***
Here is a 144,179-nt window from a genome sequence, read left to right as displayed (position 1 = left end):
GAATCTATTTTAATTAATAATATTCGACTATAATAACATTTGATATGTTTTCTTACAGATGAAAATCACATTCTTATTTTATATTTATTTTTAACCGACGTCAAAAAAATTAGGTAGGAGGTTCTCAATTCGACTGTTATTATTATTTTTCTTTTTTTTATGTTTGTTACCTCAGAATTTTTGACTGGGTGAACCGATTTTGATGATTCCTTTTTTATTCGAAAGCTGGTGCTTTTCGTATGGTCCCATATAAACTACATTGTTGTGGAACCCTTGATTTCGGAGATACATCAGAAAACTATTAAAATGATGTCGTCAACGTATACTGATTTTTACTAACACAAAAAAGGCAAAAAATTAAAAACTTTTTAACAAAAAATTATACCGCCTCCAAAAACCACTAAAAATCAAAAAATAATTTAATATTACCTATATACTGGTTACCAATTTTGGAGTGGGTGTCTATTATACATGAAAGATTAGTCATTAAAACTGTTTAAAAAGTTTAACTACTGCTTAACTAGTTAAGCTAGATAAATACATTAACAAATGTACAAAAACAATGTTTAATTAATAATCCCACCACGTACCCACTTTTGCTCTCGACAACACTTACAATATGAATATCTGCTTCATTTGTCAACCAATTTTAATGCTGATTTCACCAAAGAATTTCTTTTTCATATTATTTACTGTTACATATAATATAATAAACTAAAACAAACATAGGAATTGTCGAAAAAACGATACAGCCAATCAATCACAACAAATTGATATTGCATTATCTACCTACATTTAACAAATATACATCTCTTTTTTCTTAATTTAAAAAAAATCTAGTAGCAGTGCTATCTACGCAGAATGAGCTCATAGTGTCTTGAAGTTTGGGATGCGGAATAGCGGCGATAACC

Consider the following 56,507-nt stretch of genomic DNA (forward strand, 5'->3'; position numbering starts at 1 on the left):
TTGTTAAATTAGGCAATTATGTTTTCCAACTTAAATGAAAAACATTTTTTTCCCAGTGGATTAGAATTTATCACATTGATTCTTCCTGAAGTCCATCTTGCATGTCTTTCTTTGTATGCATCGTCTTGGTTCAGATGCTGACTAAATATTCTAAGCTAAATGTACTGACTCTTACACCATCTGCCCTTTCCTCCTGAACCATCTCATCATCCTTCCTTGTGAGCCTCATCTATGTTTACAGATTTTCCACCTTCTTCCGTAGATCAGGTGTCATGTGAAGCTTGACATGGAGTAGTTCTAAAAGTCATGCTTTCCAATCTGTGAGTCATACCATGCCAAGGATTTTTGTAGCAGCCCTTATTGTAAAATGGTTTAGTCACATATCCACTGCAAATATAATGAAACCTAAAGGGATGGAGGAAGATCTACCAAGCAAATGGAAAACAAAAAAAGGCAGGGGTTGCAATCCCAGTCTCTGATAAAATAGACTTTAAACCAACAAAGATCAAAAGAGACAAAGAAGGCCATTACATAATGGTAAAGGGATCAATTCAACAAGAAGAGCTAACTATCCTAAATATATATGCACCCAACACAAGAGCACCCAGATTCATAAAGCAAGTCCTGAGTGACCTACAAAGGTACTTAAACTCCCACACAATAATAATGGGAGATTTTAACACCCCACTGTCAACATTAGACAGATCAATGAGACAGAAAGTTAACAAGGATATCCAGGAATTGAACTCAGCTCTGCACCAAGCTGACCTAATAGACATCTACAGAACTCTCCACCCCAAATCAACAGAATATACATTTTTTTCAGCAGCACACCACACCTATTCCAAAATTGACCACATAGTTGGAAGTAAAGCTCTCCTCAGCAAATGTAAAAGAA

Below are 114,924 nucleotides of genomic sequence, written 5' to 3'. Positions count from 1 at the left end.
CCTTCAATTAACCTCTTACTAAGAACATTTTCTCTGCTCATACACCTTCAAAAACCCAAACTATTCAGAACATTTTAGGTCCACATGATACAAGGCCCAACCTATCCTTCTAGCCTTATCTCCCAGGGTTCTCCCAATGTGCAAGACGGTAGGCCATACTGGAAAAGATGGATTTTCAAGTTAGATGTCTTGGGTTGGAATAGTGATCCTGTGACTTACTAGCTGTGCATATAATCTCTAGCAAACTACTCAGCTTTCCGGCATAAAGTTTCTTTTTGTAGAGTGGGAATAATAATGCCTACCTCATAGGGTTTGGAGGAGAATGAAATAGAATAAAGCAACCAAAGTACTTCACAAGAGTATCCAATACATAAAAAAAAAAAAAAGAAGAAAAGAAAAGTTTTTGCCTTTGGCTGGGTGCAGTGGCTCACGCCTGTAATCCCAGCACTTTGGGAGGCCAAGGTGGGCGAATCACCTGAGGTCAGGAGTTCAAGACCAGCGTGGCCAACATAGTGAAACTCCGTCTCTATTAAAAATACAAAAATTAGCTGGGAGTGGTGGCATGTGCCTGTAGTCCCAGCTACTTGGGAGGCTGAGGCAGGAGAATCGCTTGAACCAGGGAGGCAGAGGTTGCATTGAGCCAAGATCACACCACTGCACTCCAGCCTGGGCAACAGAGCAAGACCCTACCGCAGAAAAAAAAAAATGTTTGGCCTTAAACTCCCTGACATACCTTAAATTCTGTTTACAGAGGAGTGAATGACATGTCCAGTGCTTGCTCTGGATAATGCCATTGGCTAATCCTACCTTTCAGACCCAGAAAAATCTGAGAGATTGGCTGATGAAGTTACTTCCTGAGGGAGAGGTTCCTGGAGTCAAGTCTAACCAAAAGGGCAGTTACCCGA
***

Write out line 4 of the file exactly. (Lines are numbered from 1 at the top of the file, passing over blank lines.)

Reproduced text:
TTGTTAAATTAGGCAATTATGTTTTCCAACTTAAATGAAAAACATTTTTTTCCCAGTGGATTAGAATTTATCACATTGATTCTTCCTGAAGTCCATCTTGCATGTCTTTCTTTGTATGCATCGTCTTGGTTCAGATGCTGACTAAATATTCTAAGCTAAATGTACTGACTCTTACACCATCTGCCCTTTCCTCCTGAACCATCTCATCATCCTTCCTTGTGAGCCTCATCTATGTTTACAGATTTTCCACCTTCTTCCGTAGATCAGGTGTCATGTGAAGCTTGACATGGAGTAGTTCTAAAAGTCATGCTTTCCAATCTGTGAGTCATACCATGCCAAGGATTTTTGTAGCAGCCCTTATTGTAAAATGGTTTAGTCACATATCCACTGCAAATATAATGAAACCTAAAGGGATGGAGGAAGATCTACCAAGCAAATGGAAAACAAAAAAAGGCAGGGGTTGCAATCCCAGTCTCTGATAAAATAGACTTTAAACCAACAAAGATCAAAAGAGACAAAGAAGGCCATTACATAATGGTAAAGGGATCAATTCAACAAGAAGAGCTAACTATCCTAAATATATATGCACCCAACACAAGAGCACCCAGATTCATAAAGCAAGTCCTGAGTGACCTACAAAGGTACTTAAACTCCCACACAATAATAATGGGAGATTTTAACACCCCACTGTCAACATTAGACAGATCAATGAGACAGAAAGTTAACAAGGATATCCAGGAATTGAACTCAGCTCTGCACCAAGCTGACCTAATAGACATCTACAGAACTCTCCACCCCAAATCAACAGAATATACATTTTTTTCAGCAGCACACCACACCTATTCCAAAATTGACCACATAGTTGGAAGTAAAGCTCTCCTCAGCAAATGTAAAAGAA